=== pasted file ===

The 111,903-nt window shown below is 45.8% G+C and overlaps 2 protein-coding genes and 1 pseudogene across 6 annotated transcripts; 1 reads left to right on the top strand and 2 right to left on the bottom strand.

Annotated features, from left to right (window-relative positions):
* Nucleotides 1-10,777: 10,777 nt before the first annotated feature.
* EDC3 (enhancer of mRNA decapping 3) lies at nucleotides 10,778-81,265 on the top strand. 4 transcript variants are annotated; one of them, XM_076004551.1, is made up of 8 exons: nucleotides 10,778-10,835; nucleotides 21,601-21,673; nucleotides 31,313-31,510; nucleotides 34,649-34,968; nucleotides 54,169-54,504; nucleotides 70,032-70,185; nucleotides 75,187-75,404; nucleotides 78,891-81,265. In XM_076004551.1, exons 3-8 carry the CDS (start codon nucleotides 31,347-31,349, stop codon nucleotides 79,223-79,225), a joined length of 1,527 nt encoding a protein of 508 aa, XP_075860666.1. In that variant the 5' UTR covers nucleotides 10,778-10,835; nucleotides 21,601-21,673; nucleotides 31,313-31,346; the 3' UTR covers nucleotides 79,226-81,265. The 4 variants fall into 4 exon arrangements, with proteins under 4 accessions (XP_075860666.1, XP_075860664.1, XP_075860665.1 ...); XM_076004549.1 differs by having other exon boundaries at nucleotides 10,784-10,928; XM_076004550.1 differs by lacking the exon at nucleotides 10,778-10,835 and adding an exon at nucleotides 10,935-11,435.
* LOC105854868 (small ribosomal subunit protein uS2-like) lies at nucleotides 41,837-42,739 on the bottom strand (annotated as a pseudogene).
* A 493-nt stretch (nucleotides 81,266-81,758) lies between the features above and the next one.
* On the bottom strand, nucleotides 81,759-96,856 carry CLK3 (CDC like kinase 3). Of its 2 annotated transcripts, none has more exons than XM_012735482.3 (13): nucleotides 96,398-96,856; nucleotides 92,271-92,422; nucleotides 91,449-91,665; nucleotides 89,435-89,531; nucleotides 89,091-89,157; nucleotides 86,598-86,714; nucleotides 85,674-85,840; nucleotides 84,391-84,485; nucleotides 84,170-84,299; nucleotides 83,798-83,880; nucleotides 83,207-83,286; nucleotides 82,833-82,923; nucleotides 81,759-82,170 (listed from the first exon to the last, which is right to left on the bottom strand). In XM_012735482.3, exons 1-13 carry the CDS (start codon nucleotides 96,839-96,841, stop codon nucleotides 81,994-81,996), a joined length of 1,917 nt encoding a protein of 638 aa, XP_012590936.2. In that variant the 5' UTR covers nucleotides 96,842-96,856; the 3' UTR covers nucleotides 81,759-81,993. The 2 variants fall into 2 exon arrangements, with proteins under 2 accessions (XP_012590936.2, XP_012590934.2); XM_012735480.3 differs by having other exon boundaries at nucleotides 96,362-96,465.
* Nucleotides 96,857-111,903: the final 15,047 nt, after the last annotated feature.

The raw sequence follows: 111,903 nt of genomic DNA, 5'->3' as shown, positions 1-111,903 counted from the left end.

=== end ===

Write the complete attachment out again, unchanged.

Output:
The 111,903-nt window shown below is 45.8% G+C and overlaps 2 protein-coding genes and 1 pseudogene across 6 annotated transcripts; 1 reads left to right on the top strand and 2 right to left on the bottom strand.

Annotated features, from left to right (window-relative positions):
* Nucleotides 1-10,777: 10,777 nt before the first annotated feature.
* EDC3 (enhancer of mRNA decapping 3) lies at nucleotides 10,778-81,265 on the top strand. 4 transcript variants are annotated; one of them, XM_076004551.1, is made up of 8 exons: nucleotides 10,778-10,835; nucleotides 21,601-21,673; nucleotides 31,313-31,510; nucleotides 34,649-34,968; nucleotides 54,169-54,504; nucleotides 70,032-70,185; nucleotides 75,187-75,404; nucleotides 78,891-81,265. In XM_076004551.1, exons 3-8 carry the CDS (start codon nucleotides 31,347-31,349, stop codon nucleotides 79,223-79,225), a joined length of 1,527 nt encoding a protein of 508 aa, XP_075860666.1. In that variant the 5' UTR covers nucleotides 10,778-10,835; nucleotides 21,601-21,673; nucleotides 31,313-31,346; the 3' UTR covers nucleotides 79,226-81,265. The 4 variants fall into 4 exon arrangements, with proteins under 4 accessions (XP_075860666.1, XP_075860664.1, XP_075860665.1 ...); XM_076004549.1 differs by having other exon boundaries at nucleotides 10,784-10,928; XM_076004550.1 differs by lacking the exon at nucleotides 10,778-10,835 and adding an exon at nucleotides 10,935-11,435.
* LOC105854868 (small ribosomal subunit protein uS2-like) lies at nucleotides 41,837-42,739 on the bottom strand (annotated as a pseudogene).
* A 493-nt stretch (nucleotides 81,266-81,758) lies between the features above and the next one.
* On the bottom strand, nucleotides 81,759-96,856 carry CLK3 (CDC like kinase 3). Of its 2 annotated transcripts, none has more exons than XM_012735482.3 (13): nucleotides 96,398-96,856; nucleotides 92,271-92,422; nucleotides 91,449-91,665; nucleotides 89,435-89,531; nucleotides 89,091-89,157; nucleotides 86,598-86,714; nucleotides 85,674-85,840; nucleotides 84,391-84,485; nucleotides 84,170-84,299; nucleotides 83,798-83,880; nucleotides 83,207-83,286; nucleotides 82,833-82,923; nucleotides 81,759-82,170 (listed from the first exon to the last, which is right to left on the bottom strand). In XM_012735482.3, exons 1-13 carry the CDS (start codon nucleotides 96,839-96,841, stop codon nucleotides 81,994-81,996), a joined length of 1,917 nt encoding a protein of 638 aa, XP_012590936.2. In that variant the 5' UTR covers nucleotides 96,842-96,856; the 3' UTR covers nucleotides 81,759-81,993. The 2 variants fall into 2 exon arrangements, with proteins under 2 accessions (XP_012590936.2, XP_012590934.2); XM_012735480.3 differs by having other exon boundaries at nucleotides 96,362-96,465.
* Nucleotides 96,857-111,903: the final 15,047 nt, after the last annotated feature.

The raw sequence follows: 111,903 nt of genomic DNA, 5'->3' as shown, positions 1-111,903 counted from the left end.